More details soon..
They say you can’t get over a problem until you admit you have one..
Microsoft finally give away a free anti-virus application
Don’t be so disgusting, it’s obviously a cucumber.
Or Cucumber with a capital C, perhaps, which was frequently long, hard and red (steady!) until our shiny new testing regime was unveiled!
As part of our commitment to use Cucumber more effectively, here are a few of the things I have learned about its use, and if you learn them too (from me) you will enjoy using Cucumber just as much as this guy enjoys being brutally murdered:
Background, the new GivenScenario
Remember GivenScenario? If you don’t, I don’t blame you. It died in infancy, and in fact was boxed and buried before I even had the chance to use it.
The idea was that you could define some sort of ‘set up’ scenarios that saved you from having the same code repeated all over your feature spec. There were a number of problems with this solution though, as you ended up with scenarios that had no value other than as leg-ups for other scenarios, and it could get pretty confusing if your GivenScenario had a GivenScenario itself, and so many other reasons. It makes you wonder why they ever thought it was a good idea. IDIOTS.
So anyway, you write ugly, repetitive features like this:
Scenario: view preferences page Given I am logged into cas as "Peter" "Portal" with an username of "00700001" And I am a Business School student And I am enrolled on a course And there are campuses And I am on the preferences page Scenario: should show user personal details Given I am logged into cas as "Peter" "Portal" with an username of "00700001" And I am a Business School student And I am enrolled on a course And there are campuses Then I should see "Peter Portal" And I should see "firstname.lastname@example.org"
There is a newer, and better way to do this though. Introducing Background, which you can use in pretty much the exact same way, but it doesn’t count as a scenario itself. Joy.
Background: Given I am logged into cas as "Peter" "Portal" with an username of "00700001" And I am a Business School student And I am enrolled on a course And there are campuses And I am on the preferences page Scenario: view preferences page Then I should see "Your Profile and Preferences" Scenario: should show user personal details Then I should see "Peter Portal" And I should see "email@example.com"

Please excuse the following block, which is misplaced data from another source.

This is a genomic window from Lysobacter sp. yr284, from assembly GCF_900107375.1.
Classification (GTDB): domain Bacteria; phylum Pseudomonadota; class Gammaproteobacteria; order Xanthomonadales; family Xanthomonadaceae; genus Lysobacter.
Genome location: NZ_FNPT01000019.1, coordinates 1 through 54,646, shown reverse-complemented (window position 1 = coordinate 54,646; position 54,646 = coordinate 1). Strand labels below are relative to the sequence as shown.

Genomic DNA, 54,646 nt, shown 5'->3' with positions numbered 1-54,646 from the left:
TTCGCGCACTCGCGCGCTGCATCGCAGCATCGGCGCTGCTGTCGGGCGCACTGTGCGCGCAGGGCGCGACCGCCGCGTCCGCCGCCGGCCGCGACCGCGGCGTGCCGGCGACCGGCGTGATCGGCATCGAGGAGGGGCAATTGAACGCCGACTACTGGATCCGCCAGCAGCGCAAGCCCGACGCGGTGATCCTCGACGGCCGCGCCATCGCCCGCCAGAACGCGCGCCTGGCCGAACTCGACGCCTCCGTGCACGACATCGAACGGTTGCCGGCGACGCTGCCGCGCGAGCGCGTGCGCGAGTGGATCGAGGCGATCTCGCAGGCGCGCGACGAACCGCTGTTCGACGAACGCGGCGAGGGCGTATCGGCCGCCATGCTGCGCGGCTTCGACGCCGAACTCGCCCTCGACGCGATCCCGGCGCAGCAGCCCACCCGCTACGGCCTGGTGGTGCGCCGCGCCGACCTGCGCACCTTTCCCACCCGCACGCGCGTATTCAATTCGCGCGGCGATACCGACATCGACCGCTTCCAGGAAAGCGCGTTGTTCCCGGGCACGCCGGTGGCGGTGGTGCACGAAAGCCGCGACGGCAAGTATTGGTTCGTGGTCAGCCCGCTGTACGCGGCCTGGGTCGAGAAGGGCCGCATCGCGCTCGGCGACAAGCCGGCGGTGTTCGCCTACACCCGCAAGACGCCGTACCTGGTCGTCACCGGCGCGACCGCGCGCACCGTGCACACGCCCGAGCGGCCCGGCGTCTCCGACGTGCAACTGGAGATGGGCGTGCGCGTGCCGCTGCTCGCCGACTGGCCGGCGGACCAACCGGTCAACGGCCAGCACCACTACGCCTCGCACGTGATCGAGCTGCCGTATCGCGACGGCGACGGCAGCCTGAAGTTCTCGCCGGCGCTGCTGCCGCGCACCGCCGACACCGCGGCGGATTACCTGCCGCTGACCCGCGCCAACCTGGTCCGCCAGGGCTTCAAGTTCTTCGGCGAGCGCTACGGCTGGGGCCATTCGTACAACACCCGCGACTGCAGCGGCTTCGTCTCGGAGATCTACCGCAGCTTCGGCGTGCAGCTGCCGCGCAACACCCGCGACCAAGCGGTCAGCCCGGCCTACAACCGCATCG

Lovely (this gets much more lovely than you can see here, as there are a lot of scenarios with the same background).
As I was writing some particularly awkward Cucumber steps involving assigning something to something else and then assigning it to something else (see, pretty confusing), and having been told assigning stuff was much harder than it actually turned out to be, I was really struggling to figure out what was going on.
I ended up putting in a load of print statements to see what my variables were doing.
There is a better way though. I was pointed to this article, which describes how you can use
breakpoint in Cucumber steps.
However, you shouldn’t do this, because
breakpoint is deprecated, and it’s now called
debugger. You can put this in anywhere and when you run the test you get an interactive prompt and you can inspect any variable you wish (and probably even set things if you’re trying something out). The most convenient way to do it, as described in the article, is to put it in a step by itself:
Then /^I debug$/ do debugger 0 end
That way you can simply drop in the step whenever you want to know what’s happening:
Scenario: list users Given I am logged into cas as "Peter" "Portal" with an username of "00700001" And I am on the glamlife users index page And I debug Then I should see "Glamlife Users"
When you’re finished with the debugger, just press Ctrl+D, and Cucumber will continue on its merry green way.
You can even put it in a Background and debug all your scenarios at once if you really want to!
Honourable mention goes to
save_and_open_page, which will open the page in a browser so you can see visually what’s wrong with it, instead of having to interpret the HTML, see the Technical Pickles blog for more on this.
As usual there’s a Railscast covering much of this stuff, and more (there’s some particularly good stuff in there for people with many similar features with just a couple of variables), and for anyone who is just here to look at the pictures, there’s also a good one with an introduction to Cucumber.
Don’t be an idiot
All this won’t help you though, like it didn’t help me, if you miss something obvious like the fact that if your ‘visit’ line doesn’t come after your other Givens, you data won’t be there no matter how much you debug. 🙁
This week I have been experimenting with Liquid.
Not an excuse for boozing at work, but a method of allowing content editors to incorporate dynamic content without having access to all the wonderful and dangerous things that Ruby allows.
In short, you can use tags which look like to output variables or to do simple computations. If you’re interested (and who wouldn’t be?), you can read more about Liquid here.